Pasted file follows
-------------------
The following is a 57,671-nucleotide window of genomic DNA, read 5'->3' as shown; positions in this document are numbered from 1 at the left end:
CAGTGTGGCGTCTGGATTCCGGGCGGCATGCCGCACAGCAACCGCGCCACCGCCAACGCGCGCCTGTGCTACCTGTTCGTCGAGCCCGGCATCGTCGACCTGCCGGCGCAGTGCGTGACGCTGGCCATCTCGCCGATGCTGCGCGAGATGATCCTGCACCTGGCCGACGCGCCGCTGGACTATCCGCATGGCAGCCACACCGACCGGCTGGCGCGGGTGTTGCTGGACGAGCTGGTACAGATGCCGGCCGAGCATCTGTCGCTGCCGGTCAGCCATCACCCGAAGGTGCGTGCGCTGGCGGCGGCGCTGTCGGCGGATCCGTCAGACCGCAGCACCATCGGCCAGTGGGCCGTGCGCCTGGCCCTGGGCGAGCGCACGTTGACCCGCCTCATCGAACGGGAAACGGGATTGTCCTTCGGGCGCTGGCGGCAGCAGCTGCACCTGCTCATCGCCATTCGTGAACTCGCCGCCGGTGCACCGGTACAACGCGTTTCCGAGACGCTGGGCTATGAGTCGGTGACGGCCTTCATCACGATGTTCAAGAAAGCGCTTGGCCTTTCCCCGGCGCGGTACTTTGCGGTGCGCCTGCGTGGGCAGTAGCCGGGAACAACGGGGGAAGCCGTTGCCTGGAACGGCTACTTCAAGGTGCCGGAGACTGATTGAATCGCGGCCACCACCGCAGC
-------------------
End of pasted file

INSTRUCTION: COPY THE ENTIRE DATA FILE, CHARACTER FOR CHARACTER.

The following is a 57,671-nucleotide window of genomic DNA, read 5'->3' as shown; positions in this document are numbered from 1 at the left end:
CAGTGTGGCGTCTGGATTCCGGGCGGCATGCCGCACAGCAACCGCGCCACCGCCAACGCGCGCCTGTGCTACCTGTTCGTCGAGCCCGGCATCGTCGACCTGCCGGCGCAGTGCGTGACGCTGGCCATCTCGCCGATGCTGCGCGAGATGATCCTGCACCTGGCCGACGCGCCGCTGGACTATCCGCATGGCAGCCACACCGACCGGCTGGCGCGGGTGTTGCTGGACGAGCTGGTACAGATGCCGGCCGAGCATCTGTCGCTGCCGGTCAGCCATCACCCGAAGGTGCGTGCGCTGGCGGCGGCGCTGTCGGCGGATCCGTCAGACCGCAGCACCATCGGCCAGTGGGCCGTGCGCCTGGCCCTGGGCGAGCGCACGTTGACCCGCCTCATCGAACGGGAAACGGGATTGTCCTTCGGGCGCTGGCGGCAGCAGCTGCACCTGCTCATCGCCATTCGTGAACTCGCCGCCGGTGCACCGGTACAACGCGTTTCCGAGACGCTGGGCTATGAGTCGGTGACGGCCTTCATCACGATGTTCAAGAAAGCGCTTGGCCTTTCCCCGGCGCGGTACTTTGCGGTGCGCCTGCGTGGGCAGTAGCCGGGAACAACGGGGGAAGCCGTTGCCTGGAACGGCTACTTCAAGGTGCCGGAGACTGATTGAATCGCGGCCACCACCGCAGC